Lawmakers were less than thrilled with the sudden cancellation of the RKV program and were dissatisfied with Griffin’s projections that a new interceptor wouldn’t be ready until the 2030s. The MDA director has since said it’s possible to field the NGI by 2028.
The Senate Armed Services Committee’s version of the bill includes a provision requiring the agency to develop an interim Ground-based Interceptor (GBI) for the GMD system.
The interim interceptor would meet current proposed capabilities of the RKV, use existing technologies for the kill vehicle and the booster and requires 20 of the interim interceptors be delivered by 2026 after rigorous flight testing, according to the legislation.
The SASC language includes waivers to get out of development effort: if the technology isn’t feasible, if the capability is not in the national security interest of the U.S. and if the NGI can be fielded faster. In order to seek a waiver, the defense secretary must issue a report to the relevant congressional committees explaining why the waiver is needed along with an updated schedule.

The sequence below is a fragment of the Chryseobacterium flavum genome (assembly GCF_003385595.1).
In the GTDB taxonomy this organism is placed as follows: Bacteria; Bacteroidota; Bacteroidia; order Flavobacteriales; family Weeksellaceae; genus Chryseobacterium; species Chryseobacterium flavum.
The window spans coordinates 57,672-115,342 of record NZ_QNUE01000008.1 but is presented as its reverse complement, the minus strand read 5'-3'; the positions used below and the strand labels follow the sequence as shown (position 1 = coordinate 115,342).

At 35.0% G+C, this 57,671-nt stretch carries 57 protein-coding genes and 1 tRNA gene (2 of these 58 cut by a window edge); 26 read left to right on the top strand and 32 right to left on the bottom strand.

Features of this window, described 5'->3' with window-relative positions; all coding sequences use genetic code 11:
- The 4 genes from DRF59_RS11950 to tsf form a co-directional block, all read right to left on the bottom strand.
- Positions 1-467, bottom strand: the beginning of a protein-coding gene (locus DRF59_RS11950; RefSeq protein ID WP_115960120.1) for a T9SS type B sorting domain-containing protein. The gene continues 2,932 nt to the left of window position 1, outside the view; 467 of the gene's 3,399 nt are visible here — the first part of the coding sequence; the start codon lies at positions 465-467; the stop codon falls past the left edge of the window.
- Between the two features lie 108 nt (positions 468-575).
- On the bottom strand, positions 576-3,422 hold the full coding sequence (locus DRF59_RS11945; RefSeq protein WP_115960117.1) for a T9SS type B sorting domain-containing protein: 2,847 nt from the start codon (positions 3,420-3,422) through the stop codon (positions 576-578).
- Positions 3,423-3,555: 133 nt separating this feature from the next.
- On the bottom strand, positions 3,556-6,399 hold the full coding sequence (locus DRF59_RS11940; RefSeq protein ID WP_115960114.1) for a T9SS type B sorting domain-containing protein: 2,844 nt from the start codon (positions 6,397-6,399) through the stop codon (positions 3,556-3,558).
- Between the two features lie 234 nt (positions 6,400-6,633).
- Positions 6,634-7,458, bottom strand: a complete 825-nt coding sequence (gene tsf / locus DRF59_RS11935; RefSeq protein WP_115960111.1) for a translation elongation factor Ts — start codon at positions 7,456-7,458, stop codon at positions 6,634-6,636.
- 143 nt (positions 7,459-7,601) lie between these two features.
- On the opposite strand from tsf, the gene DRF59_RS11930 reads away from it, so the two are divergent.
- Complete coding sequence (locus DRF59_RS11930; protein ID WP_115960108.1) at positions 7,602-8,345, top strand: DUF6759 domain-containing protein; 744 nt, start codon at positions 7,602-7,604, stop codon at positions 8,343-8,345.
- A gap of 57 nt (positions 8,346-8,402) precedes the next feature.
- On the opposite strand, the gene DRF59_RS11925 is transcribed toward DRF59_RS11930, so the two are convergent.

In the House version of the defense policy bill, lawmakers aren’t asking for an interim interceptor, but they are requiring that MDA notify congressional defense committees within a week if any changes are made to the requirements for the NGI.
The agency would also be required to brief congress within two weeks of awarding a contract for the interceptor.
House lawmakers also want a report within three months of the passage of the bill that seeks an explanation of how existing contracts for GMD could be used to improve and sustain the current kill vehicle and boosters, a plan for a service life extension program, how much it would cost and a schedule to produce boosters for 20 additional interceptors by 2026 as well as an analysis of policy implications.
The bill also requires the Cost Assessment and Program Evaluation (CAPE) office to conduct an independent cost assessment of the NGI program and have it validated by the Office of the Undersecretary of Defense for Acquisition and Sustainment, which has been mulled as a future home for the MDA.